Quality management in IT Projects


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Project quality management includes the processes and activities that determine quality policies, objectives, and responsibilities so that the project will satisfy the needs for which it was undertaken.

Project Quality Management Processes include the following:

  1. Plan Quality: Identifying quality requirements or standards for the project and the product
  2. Perform quality assurance: Auditing the quality requirements and the results from quality control measurements
  3. Perform quality control: Monitoring and recording results of executing quality activities to assess performance and recommend changes

These processes interact with processes in other knowledge areas and each process can involve efforts from one or more person or groups based on project requirements.   Each process occurs at least once in every project and occurs in one or more of the project phases.

Project Quality Management addresses the management of the project and its product.  Product quality measurements are specific to the product and failure to meet product or project quality requirements can have serious negative consequences for the stakeholders.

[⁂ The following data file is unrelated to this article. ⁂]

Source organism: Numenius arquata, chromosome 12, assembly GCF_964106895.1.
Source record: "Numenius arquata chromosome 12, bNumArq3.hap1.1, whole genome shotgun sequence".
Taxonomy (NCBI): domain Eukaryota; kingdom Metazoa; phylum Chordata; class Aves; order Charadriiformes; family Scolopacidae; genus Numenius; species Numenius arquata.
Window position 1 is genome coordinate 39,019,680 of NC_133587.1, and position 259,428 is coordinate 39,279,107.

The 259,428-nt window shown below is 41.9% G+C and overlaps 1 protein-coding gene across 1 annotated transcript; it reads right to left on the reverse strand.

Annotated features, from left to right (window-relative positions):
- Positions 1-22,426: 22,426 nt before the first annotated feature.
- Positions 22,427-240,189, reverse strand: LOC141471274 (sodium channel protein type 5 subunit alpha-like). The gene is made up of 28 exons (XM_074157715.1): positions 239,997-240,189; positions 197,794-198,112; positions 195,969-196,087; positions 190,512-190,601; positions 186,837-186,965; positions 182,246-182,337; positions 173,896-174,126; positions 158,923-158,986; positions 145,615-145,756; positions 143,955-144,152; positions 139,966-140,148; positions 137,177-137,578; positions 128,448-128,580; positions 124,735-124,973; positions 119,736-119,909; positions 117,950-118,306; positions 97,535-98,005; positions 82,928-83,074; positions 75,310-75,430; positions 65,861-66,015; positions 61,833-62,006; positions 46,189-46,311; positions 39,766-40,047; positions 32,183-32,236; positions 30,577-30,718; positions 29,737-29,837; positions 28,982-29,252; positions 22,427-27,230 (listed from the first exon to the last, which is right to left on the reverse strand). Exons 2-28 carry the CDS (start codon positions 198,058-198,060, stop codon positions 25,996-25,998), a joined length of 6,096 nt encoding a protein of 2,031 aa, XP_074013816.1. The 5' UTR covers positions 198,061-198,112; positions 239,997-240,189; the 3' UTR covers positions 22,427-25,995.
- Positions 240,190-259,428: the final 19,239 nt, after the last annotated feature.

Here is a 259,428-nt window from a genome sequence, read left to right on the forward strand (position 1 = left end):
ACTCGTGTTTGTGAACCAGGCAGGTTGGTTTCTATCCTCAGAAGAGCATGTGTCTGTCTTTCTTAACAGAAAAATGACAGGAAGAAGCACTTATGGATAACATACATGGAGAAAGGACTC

Quality vs. Grade

Quality:  is the degree to which a set of inherent characteristics fulfill requirements.

Grade: is a category assigned to products having the same functional use but different technical characteristics.

A product can be of high quality (no obvious defects) and low grade (a limited number of features), or of low quality (many defects) and high grade (numerous features).  The project manager and the project management team are responsible of the tradeoffs involved to deliver the required levels of quality and grade.

Precision vs. Accuracy

Precision means the values of repeated measurements are clustered and have little scatter (show the same results under the same conditions).

Accuracy means that the measured values are very close to the true value (degree of closeness to true value).

Precise measurements are not necessarily accurate.  A very accurate measurement is not necessarily precise.  The project management team must determine the levels of accuracy and precision.

Project Management and Quality management recognize the importance of:

  • Customer satisfaction:  Understanding and managing expectations do that customer requirements are met.
  • Prevention over inspection:  Quality is planned, designed, and built in – not inspected in.  The cost of preventing mistakes is much less than of correcting them when inspected.
  • Continuous improvement:   The plan-do-check-act is the basis for quality improvement.  Other initiatives such as TQM and Six Sigma, should improve the quality of the project and the product.
  • Management responsibility:   Success requires participation of all team members, but remains the responsibility of the management to provide the resources needed to succeed.

Cost of Quality (COQ)